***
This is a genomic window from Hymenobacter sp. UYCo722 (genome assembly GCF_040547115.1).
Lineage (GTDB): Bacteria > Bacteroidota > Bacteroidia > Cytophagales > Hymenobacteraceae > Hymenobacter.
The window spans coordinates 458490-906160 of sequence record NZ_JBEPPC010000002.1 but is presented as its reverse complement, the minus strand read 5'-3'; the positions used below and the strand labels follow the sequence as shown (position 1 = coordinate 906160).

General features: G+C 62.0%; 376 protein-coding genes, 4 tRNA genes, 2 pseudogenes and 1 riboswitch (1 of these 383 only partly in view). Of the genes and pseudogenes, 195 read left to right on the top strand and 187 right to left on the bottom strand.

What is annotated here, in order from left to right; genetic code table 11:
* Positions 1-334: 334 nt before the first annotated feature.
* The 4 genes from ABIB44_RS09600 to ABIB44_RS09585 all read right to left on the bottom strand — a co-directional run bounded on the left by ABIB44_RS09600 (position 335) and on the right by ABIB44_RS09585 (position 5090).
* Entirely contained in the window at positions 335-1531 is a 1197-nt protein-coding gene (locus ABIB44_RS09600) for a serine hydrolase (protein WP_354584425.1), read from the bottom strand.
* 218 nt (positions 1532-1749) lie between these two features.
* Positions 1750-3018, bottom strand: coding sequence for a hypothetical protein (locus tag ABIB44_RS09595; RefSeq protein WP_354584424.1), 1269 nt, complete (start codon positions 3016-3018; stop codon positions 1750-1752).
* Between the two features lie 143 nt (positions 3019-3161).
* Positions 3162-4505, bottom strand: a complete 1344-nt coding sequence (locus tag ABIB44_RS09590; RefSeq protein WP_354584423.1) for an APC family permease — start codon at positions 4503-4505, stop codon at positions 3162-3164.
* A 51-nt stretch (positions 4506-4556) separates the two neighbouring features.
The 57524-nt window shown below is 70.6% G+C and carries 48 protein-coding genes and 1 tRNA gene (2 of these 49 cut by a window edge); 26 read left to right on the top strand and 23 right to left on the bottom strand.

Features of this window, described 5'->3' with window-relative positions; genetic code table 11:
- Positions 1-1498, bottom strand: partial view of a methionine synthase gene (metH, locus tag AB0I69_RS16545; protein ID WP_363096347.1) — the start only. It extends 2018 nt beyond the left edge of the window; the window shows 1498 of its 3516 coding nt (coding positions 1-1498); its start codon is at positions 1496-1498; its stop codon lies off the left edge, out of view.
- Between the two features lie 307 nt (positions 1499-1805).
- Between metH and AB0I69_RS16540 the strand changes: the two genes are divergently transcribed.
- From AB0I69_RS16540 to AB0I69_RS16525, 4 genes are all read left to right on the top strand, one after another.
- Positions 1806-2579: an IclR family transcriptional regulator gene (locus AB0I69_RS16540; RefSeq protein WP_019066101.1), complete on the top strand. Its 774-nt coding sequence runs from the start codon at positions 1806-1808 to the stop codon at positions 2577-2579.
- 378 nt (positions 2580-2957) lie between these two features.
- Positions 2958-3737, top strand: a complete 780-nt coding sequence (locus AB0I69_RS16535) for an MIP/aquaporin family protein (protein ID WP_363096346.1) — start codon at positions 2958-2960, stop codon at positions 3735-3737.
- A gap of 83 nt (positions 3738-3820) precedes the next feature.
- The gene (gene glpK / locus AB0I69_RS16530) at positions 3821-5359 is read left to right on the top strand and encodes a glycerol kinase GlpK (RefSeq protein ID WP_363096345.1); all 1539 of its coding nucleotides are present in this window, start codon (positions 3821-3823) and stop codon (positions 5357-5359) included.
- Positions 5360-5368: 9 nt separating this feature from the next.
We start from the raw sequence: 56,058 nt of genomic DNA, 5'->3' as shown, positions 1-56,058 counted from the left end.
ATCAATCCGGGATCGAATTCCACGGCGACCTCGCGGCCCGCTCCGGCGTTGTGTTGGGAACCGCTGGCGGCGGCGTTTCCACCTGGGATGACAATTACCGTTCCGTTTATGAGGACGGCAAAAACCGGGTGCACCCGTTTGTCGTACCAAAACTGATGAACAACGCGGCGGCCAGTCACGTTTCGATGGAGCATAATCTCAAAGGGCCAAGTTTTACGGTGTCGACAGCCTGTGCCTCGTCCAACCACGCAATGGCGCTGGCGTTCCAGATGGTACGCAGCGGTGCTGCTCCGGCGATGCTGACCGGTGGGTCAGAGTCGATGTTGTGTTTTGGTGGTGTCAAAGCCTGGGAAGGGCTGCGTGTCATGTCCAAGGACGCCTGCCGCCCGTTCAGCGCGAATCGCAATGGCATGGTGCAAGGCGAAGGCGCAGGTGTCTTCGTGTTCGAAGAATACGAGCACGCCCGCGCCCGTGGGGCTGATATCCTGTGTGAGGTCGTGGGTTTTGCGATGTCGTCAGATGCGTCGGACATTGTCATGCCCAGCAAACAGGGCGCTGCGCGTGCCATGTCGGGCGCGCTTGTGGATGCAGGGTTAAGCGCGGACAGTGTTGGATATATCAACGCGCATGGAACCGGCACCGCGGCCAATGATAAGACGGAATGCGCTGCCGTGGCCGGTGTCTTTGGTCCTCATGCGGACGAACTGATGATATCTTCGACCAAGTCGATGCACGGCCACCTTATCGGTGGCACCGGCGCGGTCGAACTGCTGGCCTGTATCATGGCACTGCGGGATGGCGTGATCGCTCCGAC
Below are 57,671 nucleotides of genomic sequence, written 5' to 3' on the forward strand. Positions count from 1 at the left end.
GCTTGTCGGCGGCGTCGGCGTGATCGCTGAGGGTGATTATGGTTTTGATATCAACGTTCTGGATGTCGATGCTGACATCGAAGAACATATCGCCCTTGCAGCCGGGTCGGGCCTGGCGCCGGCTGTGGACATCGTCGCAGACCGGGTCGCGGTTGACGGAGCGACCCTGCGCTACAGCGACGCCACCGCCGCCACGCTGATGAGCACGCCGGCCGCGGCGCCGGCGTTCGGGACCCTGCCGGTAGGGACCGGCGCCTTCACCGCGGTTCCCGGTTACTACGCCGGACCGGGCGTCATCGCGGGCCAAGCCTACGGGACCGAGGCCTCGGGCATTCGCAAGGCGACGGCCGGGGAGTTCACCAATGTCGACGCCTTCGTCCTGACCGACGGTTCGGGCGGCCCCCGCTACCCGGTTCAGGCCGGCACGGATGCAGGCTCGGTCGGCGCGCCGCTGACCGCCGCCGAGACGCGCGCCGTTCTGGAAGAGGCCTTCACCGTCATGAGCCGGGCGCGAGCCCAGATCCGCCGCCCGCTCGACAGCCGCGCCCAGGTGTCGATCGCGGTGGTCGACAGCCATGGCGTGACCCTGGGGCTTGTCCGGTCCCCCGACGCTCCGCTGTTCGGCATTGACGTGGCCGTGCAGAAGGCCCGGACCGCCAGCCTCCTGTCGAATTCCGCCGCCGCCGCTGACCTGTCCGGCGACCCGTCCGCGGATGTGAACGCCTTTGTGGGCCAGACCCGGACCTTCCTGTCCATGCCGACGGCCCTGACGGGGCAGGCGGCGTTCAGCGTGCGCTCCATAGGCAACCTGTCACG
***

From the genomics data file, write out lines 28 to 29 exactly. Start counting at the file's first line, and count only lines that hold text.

Below are 57,671 nucleotides of genomic sequence, written 5' to 3' on the forward strand. Positions count from 1 at the left end.
GCTTGTCGGCGGCGTCGGCGTGATCGCTGAGGGTGATTATGGTTTTGATATCAACGTTCTGGATGTCGATGCTGACATCGAAGAACATATCGCCCTTGCAGCCGGGTCGGGCCTGGCGCCGGCTGTGGACATCGTCGCAGACCGGGTCGCGGTTGACGGAGCGACCCTGCGCTACAGCGACGCCACCGCCGCCACGCTGATGAGCACGCCGGCCGCGGCGCCGGCGTTCGGGACCCTGCCGGTAGGGACCGGCGCCTTCACCGCGGTTCCCGGTTACTACGCCGGACCGGGCGTCATCGCGGGCCAAGCCTACGGGACCGAGGCCTCGGGCATTCGCAAGGCGACGGCCGGGGAGTTCACCAATGTCGACGCCTTCGTCCTGACCGACGGTTCGGGCGGCCCCCGCTACCCGGTTCAGGCCGGCACGGATGCAGGCTCGGTCGGCGCGCCGCTGACCGCCGCCGAGACGCGCGCCGTTCTGGAAGAGGCCTTCACCGTCATGAGCCGGGCGCGAGCCCAGATCCGCCGCCCGCTCGACAGCCGCGCCCAGGTGTCGATCGCGGTGGTCGACAGCCATGGCGTGACCCTGGGGCTTGTCCGGTCCCCCGACGCTCCGCTGTTCGGCATTGACGTGGCCGTGCAGAAGGCCCGGACCGCCAGCCTCCTGTCGAATTCCGCCGCCGCCGCTGACCTGTCCGGCGACCCGTCCGCGGATGTGAACGCCTTTGTGGGCCAGACCCGGACCTTCCTGTCCATGCCGACGGCCCTGACGGGGCAGGCGGCGTTCAGCGTGCGCTCCATAGGCAACCTGTCACG